The NHL’s LA Kings were recently annointed 2012 Stanley Cup champions after a long, long season.
On the surface, ice hockey could not be more different from triathlon. It’s a single sport, it’s on ice, it’s a team sport, the physical contact defines the sport, it’s sprint-based, etc, etc.
Apart from the fact sometimes the open water can feel as cold as ice, none of those features apply to triathlon! However, I started debating whether NHL players would make good triathletes. They might lack the swimming skills and be heavy for an endurance sport but they would definitely bring important and well-developed skills to triathlon.
1) Endurance & recovery powers – they play a crazy number of games in the regular season and then follow that up with the Stanley Cup playoffs – which last two months! To be able to play at a professional level a number of times per week requires serious endurance and the ability to recover quickly. This is analogous to triathlon pros racing the ITU circuit across multiple time zones, and amateur athletes like ourselves who put in multiple intense training sessions each week across three different sports.
2) Strength – and in particular leg strength. Being able to sprint down the ice at top speeds requires immense leg strength, similar to a 100m sprinter. As a very weak cyclist, I would love an ice hockey player’s power to propel me up hills! Similarly, being able to turn on a dime requires the great core strength triathletes need in each discipline – power in the swim, posture on the bike and sustaining the run.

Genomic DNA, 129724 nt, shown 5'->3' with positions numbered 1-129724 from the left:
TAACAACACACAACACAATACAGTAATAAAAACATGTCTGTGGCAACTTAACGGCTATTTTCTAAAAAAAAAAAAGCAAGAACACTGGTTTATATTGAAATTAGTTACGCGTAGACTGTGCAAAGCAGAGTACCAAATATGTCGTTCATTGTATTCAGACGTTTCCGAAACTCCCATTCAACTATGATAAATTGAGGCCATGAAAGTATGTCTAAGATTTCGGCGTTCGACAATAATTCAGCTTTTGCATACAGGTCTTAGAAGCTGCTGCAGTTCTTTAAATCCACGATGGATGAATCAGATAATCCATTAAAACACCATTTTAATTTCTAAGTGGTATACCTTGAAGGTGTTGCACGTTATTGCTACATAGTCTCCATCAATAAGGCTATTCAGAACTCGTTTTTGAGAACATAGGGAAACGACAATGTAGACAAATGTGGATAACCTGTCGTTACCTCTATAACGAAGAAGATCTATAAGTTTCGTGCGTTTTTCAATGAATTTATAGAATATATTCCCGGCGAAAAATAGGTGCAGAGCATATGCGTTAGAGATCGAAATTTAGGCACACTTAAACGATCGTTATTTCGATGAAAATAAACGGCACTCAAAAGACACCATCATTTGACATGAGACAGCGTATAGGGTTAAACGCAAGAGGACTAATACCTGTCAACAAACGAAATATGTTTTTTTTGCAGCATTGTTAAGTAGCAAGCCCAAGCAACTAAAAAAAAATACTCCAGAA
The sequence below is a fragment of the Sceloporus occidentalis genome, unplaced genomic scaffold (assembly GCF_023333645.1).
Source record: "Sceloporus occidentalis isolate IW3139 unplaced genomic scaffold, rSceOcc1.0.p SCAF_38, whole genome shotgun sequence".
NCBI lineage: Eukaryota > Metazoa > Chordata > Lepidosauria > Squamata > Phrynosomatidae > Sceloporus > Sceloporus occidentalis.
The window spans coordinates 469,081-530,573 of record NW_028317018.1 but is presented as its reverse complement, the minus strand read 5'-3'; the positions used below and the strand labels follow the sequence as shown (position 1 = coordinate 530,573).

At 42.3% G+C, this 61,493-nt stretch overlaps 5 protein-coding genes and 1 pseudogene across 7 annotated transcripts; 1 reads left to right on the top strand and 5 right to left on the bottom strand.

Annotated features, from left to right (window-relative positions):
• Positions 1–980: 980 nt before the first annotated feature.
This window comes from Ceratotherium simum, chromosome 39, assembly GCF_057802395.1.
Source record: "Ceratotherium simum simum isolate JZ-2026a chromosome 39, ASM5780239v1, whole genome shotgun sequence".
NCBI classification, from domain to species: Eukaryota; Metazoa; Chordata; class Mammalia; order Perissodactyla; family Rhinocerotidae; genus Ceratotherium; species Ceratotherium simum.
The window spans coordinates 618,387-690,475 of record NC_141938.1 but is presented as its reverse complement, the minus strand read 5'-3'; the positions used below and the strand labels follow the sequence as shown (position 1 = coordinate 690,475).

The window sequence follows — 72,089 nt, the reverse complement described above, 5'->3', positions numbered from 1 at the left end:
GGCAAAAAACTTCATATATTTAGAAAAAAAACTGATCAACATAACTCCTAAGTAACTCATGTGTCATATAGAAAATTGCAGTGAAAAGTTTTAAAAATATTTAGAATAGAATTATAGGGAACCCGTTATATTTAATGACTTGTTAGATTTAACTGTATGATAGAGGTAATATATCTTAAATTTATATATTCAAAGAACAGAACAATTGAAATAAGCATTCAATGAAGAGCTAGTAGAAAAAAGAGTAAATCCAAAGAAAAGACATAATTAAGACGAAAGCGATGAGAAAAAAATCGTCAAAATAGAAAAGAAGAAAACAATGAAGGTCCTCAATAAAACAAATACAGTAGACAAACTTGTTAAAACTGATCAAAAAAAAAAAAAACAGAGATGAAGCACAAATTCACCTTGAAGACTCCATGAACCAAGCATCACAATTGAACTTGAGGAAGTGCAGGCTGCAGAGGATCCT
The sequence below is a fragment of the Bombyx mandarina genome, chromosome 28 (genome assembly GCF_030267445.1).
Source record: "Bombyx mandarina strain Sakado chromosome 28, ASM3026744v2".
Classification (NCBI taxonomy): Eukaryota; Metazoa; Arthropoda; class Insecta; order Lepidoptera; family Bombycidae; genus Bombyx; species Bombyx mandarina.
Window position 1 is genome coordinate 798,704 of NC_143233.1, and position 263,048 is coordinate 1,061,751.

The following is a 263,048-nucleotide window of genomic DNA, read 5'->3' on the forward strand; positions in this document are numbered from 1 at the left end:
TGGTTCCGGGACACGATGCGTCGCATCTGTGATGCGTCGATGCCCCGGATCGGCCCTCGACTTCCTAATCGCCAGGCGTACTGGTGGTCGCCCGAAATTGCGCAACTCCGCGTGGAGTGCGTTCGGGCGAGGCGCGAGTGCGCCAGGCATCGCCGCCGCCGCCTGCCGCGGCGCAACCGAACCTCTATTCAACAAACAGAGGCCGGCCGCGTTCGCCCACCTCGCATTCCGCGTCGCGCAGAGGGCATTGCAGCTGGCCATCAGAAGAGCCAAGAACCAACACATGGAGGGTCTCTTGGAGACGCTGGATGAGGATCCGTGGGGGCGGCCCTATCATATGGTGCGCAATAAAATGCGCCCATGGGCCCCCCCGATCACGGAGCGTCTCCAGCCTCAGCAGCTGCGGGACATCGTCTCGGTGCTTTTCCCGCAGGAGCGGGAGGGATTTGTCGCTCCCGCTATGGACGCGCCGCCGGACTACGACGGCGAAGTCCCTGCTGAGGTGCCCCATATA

3) Controlled aggression – in an obviously very physical sport, hockey players must be extremely aggressive, but must not lose their cool. In triathlon, you need to resist the temptation to punch and kick other swimmers who get too close to you in the water! In the bike and run, you have to control your tempo and not attack those hills, or set off from transitions too fast. Both sports are all about competing hard and fast but remaining cool and in control throughout.
4) Skill acquisition & co-ordination – sharp turns, changes in direction, skating while watching a 100mph puck are all great skills that need to be honed. For the swim, you need to manage every single part of your body – hand entry, head position, your core, legs, feet, toes, eyes, etc! You need to be vigilant on the bike and be able to react quickly, and get your foot strike just right on the run while pumping your arms and relaxing your shoulders.
In both sports, fine-tuning your skills to the nth degree and subconsciously coordinating multiple body parts are vital.
5) Determination – you have to commit in hockey to chasing down the puck, with scant regard to your physical well-being. Likewise in triathlon, you have to put all safety fears aside while being pummeled in the swim, racing downhill on the bike and pushing through pain barriers during those painful last miles on the run. When the pain gets too much and your body starts creaking you have to push on through and race for that finish line. Determination is key to remaining tough mentally and beating that clock.
On first glance the two sports could not be more different, but I bet any NHL player would quickly develop triathlon skills and relentlessly hunt us down in a race!